Hurricane Sandy felled a lot of trees in Prospect Park two weeks ago, and many more branches. For close to a week after the storm, runners were not even allowed inside the park, to give clean-up crews space to work. By the time we were allowed in, the damage was still far from invisible. Work trucks lined the main drive, the trails were an obstacle course of tree trunks and branch piles, and the whole park looked just a little bit thinner.
Most of the trucks are gone now, and we expect them to be completely gone by Sunday. And the main roads are clear of debris. The trails are still obstructed by fallen trees and branches in some places, and the park looks more sparse than it did last month, but compared to this time last week, the park is getting back to its old self. The same was true after Irene, and even the storm that tore through Brooklyn two years ago. We adjust quickly to our new surroundings, and Prospect Park, for all the damage it has sustained, remains as beautiful as ever. But nature is both resilient and fragile. For all of Prospect Park’s enduring beauty, it is not invincible.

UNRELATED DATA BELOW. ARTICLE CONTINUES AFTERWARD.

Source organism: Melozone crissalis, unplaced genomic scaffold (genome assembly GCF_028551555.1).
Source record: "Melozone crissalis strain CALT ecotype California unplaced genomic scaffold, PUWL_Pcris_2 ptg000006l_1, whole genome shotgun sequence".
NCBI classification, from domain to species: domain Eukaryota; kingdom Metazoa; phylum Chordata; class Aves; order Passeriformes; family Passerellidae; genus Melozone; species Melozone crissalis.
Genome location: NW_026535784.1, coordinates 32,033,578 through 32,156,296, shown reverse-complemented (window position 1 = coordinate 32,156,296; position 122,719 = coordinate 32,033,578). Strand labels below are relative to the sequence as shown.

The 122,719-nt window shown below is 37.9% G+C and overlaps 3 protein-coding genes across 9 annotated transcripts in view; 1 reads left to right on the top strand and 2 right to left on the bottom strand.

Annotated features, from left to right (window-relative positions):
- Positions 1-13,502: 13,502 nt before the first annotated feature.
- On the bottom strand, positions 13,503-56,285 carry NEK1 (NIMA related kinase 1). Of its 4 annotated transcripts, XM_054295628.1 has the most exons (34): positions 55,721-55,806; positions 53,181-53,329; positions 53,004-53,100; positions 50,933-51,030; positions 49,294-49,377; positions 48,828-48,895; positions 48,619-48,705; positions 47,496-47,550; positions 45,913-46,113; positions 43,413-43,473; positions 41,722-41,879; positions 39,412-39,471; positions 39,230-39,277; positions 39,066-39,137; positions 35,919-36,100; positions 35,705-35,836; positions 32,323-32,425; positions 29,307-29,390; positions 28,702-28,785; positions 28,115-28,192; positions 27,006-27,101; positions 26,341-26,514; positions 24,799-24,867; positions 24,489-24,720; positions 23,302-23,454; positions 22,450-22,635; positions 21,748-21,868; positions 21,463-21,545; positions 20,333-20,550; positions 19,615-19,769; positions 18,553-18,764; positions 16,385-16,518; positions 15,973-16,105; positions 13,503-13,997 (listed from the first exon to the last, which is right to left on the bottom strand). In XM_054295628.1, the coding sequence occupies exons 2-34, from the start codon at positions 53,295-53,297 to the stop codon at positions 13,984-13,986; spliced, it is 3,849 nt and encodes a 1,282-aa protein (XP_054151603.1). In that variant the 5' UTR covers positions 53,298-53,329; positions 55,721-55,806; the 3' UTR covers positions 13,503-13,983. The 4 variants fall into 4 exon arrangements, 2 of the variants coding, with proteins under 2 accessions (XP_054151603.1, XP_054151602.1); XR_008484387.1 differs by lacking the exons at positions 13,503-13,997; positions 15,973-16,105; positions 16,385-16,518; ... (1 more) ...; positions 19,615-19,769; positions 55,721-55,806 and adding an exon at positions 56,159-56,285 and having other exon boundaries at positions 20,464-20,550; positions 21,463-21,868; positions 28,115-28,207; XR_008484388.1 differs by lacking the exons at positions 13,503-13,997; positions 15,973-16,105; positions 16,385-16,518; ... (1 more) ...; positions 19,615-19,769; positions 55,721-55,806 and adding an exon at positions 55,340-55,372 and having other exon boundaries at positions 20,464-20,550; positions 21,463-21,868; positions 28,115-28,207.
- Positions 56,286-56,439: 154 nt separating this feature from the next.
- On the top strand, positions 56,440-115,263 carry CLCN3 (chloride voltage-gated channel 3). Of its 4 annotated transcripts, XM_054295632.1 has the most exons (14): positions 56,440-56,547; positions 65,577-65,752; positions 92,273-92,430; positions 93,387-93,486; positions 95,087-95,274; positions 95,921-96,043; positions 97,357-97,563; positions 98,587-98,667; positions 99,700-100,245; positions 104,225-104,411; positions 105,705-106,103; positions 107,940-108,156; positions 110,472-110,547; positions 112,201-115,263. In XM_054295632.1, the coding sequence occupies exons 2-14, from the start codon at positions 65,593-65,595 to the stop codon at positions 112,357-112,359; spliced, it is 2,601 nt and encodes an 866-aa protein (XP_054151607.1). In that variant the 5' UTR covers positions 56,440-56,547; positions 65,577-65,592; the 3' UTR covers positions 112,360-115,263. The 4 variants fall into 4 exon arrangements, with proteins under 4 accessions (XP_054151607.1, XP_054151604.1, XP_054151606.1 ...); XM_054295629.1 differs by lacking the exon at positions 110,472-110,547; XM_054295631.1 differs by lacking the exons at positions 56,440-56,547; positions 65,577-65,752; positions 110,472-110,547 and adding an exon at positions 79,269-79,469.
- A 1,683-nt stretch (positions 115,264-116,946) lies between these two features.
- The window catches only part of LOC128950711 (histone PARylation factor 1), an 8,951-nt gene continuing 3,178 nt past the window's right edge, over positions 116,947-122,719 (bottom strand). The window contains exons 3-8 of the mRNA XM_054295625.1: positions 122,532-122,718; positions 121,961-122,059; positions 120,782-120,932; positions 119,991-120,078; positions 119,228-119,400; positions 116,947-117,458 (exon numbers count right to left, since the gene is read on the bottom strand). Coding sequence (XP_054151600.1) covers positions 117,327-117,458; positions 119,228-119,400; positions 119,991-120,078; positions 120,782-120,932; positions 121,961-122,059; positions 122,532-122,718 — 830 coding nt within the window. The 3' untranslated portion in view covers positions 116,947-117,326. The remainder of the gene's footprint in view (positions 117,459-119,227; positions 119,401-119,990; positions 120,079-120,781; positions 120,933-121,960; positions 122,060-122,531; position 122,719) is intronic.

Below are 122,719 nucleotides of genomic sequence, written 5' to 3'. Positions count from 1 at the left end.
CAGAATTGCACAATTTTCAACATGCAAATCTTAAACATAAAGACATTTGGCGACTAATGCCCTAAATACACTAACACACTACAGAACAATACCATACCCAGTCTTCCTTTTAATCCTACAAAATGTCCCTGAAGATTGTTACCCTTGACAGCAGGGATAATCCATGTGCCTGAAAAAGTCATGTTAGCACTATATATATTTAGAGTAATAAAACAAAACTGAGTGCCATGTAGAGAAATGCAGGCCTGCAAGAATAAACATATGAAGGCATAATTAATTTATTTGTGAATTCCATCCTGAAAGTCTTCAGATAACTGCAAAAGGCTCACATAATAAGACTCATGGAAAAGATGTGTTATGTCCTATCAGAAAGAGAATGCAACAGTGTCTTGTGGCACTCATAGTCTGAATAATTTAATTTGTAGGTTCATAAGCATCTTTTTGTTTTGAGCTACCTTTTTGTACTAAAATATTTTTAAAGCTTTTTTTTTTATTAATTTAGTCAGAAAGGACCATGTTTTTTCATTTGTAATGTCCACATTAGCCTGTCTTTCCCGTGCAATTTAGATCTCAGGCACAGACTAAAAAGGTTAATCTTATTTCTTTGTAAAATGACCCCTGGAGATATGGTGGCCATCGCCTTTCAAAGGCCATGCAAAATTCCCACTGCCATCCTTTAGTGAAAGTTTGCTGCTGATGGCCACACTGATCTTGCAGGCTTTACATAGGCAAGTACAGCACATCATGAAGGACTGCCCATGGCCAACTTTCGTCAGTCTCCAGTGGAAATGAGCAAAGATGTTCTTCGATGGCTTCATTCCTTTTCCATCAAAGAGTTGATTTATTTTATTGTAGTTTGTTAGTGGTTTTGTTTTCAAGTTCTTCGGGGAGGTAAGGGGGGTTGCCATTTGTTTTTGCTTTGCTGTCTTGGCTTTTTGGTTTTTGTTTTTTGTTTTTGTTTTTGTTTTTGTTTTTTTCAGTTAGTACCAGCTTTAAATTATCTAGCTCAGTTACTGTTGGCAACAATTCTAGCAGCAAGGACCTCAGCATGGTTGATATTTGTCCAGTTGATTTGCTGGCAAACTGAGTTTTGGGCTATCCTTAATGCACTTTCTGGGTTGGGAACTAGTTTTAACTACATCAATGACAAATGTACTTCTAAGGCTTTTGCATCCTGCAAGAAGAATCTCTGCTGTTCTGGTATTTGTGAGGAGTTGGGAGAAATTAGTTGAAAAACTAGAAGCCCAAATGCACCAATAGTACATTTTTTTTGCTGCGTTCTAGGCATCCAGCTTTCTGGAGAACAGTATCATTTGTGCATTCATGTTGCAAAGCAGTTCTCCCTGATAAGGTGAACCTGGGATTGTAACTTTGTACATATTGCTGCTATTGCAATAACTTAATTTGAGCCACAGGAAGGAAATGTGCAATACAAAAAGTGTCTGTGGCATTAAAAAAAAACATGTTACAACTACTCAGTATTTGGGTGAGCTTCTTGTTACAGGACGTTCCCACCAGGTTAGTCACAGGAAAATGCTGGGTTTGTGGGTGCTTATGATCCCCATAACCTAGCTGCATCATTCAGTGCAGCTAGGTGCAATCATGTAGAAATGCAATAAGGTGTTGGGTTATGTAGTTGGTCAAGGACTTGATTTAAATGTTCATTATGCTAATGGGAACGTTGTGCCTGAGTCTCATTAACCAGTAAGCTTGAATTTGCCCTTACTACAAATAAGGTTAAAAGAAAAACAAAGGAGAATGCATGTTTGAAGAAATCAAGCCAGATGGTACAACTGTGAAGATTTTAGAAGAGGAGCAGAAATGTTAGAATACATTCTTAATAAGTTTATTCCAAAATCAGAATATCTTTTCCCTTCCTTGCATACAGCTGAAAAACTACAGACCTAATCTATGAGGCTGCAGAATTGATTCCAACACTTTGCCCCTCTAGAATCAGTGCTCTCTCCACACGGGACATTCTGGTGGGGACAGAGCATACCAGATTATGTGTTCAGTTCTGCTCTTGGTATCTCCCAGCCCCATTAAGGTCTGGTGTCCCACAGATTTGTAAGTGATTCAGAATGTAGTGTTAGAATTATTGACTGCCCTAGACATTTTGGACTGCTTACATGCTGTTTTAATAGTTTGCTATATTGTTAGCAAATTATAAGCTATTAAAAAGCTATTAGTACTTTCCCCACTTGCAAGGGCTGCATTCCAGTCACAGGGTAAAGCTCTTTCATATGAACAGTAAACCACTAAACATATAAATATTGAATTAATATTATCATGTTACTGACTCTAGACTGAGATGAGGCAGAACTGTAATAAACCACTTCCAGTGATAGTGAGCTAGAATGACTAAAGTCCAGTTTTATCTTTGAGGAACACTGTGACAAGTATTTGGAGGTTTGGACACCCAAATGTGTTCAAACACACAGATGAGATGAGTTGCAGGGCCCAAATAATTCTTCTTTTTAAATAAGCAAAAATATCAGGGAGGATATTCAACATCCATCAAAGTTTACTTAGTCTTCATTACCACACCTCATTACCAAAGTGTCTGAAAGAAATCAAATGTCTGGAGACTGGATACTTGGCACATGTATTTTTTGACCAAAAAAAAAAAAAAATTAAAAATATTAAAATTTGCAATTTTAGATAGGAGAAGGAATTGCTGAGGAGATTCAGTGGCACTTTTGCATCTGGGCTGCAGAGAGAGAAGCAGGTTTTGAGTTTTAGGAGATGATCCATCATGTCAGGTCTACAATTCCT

I write this only to give all the Brooklyn Marathoners a sense of where they will be running on Sunday. Every marathon course is unique, of course. Each one has a story, or stories. And one story behind the Brooklyn Marathon’s is one of urban refuge. For the thousands of New Yorkers who regularly use Prospect Park, it’s more than a bunch of trees and lakes. It’s often said that Prospect Park’s architect, Frederick Law Olmstead, who had previously designed Central Park, learned from his mistakes when he created Prospect Park in 1867. It’s half the size of Central Park, but with more hidden treasures — a waterfall, an island, secluded lakes and fountains — than its older brother in Manhattan.
So as you run the Brooklyn Marathon next Sunday, feeling like you’re anywhere but the largest city in the United States, take a moment (or several) to appreciate the beauty that surrounds you. Even after a hurricane.